January 07, 2015

Quantity vs. Quality: Finding the Right Customers

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Before Contactually, I was running a software consulting firm. As we were starting to grow, a mentor gave me the sage advice that a great business is made by the clients you choose not to work with.




We designed Contactually from the ground up to be a user-centric company -- it's our very first core value. Most debates are usually capped off with deciding what is best for the user.




But that doesn't mean everyone should be a user of Contactually and this covers some of the basic criteria we look for in finding the right customers.






Examples of Criteria for Customers of Contactually



Need for Relationship Management



While everyone gives lip service to relationships being important, there's a subset of people that actually are at the top of their game or ambitious enough to practice good relationship management. There's a level of commitment necessary.


Habitual Commitment





Beyond desire, Contactually is a product that relies on habit. We regularly research how we can make our product easier to use, and have implemented numerous mechanisms to keep users engaged (the grade was not a "just for fun" invention!). That can only go so far -- the user has to be willing to invest the time repeatedly. Your gym may be fine with you paying and never showing up, but we aren't!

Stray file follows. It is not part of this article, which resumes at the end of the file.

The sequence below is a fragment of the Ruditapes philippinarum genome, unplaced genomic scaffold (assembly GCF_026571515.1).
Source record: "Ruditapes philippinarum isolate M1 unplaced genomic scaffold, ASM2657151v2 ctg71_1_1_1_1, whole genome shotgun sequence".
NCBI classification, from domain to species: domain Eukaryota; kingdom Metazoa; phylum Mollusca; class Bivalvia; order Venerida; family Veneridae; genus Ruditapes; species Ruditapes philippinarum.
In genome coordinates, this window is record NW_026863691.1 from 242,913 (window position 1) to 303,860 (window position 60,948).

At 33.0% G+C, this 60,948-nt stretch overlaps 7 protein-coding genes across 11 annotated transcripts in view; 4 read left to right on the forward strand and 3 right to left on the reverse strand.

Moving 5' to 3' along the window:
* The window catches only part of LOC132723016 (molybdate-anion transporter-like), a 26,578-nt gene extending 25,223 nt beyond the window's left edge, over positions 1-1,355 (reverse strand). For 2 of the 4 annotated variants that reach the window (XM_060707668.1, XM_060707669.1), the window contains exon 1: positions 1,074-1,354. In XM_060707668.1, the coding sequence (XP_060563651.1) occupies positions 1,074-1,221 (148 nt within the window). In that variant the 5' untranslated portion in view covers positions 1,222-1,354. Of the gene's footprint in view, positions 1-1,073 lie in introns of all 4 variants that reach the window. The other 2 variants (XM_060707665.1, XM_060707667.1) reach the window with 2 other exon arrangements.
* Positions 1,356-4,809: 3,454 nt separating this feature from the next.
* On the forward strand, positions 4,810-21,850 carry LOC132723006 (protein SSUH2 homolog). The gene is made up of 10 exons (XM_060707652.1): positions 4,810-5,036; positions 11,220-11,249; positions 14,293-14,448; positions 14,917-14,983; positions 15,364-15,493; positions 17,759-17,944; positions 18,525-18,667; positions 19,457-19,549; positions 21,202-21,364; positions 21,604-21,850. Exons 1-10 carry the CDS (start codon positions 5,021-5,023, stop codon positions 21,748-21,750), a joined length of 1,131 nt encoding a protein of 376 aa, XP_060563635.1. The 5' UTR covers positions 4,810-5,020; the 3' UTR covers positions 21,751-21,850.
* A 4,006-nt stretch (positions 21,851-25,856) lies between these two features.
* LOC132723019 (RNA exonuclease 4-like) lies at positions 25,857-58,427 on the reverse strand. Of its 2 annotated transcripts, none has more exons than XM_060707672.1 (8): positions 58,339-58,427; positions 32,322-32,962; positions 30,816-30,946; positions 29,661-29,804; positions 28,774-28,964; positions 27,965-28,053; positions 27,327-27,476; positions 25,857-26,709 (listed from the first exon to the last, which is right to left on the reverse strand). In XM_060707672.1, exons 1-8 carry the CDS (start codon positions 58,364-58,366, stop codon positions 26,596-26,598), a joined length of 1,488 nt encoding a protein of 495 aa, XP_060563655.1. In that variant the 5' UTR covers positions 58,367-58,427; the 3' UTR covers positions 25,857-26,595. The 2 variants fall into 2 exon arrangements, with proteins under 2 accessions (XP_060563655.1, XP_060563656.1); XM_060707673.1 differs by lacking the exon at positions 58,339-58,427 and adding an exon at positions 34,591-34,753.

Time Investment



There's a level of time investment necessary. Contactually isn't a straightforward productivity tool that promises to shave hours off of your day. While we do that, our main focus is taking the time you'd be spending otherwise and making you more productive.


Basic Tech Savviness





As easy as our product is, there's a base level of tech savvy necessary. If you don't know how to turn on your computer, we may have a problem!




What happens if we have a customer that doesn't meet this criteria?




  1. Our sales team, if a user engages with them, will spend precious time on the phone trying to help coach on best practices, when they could be spending time focusing on users that would actually benefit from the advice.


  2. The customer may leave soon after upgrading -- that's churn. Too much churn makes a software business like ours look bad from the outside, which affects our ability to raise capital.


  3. Our rockstar support team may spend hours answering their issues, again, all for naught after a customer cancels.








Now you understand why some software business call these customers barnacles, and barnacles need to be scraped off the side of your beautiful ship!


Does that sound terrible? One of the basic tenets of sales is that not all leads are equal, and lead qualification is one of the core activities. Just as bad leads can sink a company, bad users could sink a company. Even though having a high quantity of customers sounds promising, finding the right customers is more important.


Think in your business -- be it a software, real estate brokerage, or DJ business -- who is your ideal customer, and who isn't?